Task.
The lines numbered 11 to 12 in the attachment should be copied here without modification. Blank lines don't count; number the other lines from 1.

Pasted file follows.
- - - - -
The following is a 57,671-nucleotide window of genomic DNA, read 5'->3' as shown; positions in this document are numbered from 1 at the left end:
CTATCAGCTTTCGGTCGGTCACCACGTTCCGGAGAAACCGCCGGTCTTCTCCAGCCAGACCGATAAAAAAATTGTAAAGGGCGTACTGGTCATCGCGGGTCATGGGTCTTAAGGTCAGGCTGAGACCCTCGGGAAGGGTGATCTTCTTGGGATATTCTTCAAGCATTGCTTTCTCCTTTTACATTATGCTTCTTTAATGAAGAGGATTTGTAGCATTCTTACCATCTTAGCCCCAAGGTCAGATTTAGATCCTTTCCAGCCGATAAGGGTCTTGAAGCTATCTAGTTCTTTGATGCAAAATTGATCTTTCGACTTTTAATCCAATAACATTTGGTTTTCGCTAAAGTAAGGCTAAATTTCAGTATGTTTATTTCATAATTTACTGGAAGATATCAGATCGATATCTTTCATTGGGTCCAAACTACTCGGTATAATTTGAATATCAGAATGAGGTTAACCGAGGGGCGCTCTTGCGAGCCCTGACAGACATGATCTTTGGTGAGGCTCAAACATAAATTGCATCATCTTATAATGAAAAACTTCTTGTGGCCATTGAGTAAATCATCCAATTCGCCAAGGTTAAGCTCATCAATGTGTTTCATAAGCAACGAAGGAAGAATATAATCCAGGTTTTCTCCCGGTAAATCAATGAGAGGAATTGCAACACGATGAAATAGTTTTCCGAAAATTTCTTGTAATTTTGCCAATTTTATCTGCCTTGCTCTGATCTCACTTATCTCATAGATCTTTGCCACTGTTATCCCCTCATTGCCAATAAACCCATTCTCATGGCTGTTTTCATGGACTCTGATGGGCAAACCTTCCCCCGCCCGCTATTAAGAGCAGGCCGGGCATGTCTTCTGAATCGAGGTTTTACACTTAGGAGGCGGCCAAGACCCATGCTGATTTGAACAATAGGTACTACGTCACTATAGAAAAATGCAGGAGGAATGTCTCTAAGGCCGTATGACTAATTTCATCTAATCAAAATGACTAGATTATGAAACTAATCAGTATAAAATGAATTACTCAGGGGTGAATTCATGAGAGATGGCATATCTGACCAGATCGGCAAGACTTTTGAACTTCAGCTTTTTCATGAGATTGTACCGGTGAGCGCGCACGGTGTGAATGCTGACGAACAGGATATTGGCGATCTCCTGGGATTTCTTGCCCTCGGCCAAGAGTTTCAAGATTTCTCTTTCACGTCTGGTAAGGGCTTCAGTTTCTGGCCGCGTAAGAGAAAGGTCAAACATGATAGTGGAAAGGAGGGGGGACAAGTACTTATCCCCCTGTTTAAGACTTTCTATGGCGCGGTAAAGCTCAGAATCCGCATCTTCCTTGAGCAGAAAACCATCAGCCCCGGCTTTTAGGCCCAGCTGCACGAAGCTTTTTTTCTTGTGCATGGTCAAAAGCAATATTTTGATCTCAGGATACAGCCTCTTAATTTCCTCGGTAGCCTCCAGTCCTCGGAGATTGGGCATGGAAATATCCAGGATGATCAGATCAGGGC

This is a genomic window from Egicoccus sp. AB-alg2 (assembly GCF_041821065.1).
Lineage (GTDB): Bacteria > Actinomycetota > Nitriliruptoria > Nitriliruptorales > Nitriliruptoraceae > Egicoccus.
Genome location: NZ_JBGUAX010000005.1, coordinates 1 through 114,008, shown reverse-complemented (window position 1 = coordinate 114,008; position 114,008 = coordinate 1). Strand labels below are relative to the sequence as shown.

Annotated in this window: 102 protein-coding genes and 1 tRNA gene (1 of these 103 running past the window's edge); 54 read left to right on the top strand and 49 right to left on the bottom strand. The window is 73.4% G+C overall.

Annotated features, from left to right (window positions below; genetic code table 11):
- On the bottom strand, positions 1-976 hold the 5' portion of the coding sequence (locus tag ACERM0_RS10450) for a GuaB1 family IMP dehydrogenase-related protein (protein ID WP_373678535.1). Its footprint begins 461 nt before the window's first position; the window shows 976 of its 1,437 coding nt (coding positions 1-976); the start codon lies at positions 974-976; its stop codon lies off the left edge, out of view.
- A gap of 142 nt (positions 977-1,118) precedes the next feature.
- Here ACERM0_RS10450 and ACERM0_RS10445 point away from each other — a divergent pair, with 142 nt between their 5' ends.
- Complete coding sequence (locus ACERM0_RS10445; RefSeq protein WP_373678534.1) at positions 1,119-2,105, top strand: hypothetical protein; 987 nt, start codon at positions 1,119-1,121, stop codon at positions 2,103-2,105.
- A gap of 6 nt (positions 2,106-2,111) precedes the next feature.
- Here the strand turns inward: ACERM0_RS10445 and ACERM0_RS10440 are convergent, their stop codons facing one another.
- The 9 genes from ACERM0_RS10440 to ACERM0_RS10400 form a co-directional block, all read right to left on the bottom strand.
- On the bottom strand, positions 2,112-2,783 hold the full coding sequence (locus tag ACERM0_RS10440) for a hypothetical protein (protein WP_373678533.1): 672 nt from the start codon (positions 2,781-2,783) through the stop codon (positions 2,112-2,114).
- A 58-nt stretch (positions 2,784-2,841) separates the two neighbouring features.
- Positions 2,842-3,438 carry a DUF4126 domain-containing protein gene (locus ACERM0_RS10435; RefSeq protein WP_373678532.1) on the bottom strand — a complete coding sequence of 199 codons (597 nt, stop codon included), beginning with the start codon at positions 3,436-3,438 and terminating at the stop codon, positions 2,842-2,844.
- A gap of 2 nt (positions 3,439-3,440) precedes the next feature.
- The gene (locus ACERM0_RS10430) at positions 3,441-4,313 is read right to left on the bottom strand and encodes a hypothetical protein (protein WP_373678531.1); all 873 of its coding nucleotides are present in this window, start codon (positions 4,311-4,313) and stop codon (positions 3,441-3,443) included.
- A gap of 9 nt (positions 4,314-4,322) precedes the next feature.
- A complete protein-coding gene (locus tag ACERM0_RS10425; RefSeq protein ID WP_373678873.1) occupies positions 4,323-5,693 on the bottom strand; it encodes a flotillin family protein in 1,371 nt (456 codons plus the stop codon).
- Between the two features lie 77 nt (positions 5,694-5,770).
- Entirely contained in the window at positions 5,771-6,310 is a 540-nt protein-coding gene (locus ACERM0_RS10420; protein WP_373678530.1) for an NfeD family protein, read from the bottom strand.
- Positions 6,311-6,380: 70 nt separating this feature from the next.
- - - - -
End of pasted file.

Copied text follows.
- Complete coding sequence (locus ACERM0_RS10445; RefSeq protein WP_373678534.1) at positions 1,119-2,105, top strand: hypothetical protein; 987 nt, start codon at positions 1,119-1,121, stop codon at positions 2,103-2,105.
- A gap of 6 nt (positions 2,106-2,111) precedes the next feature.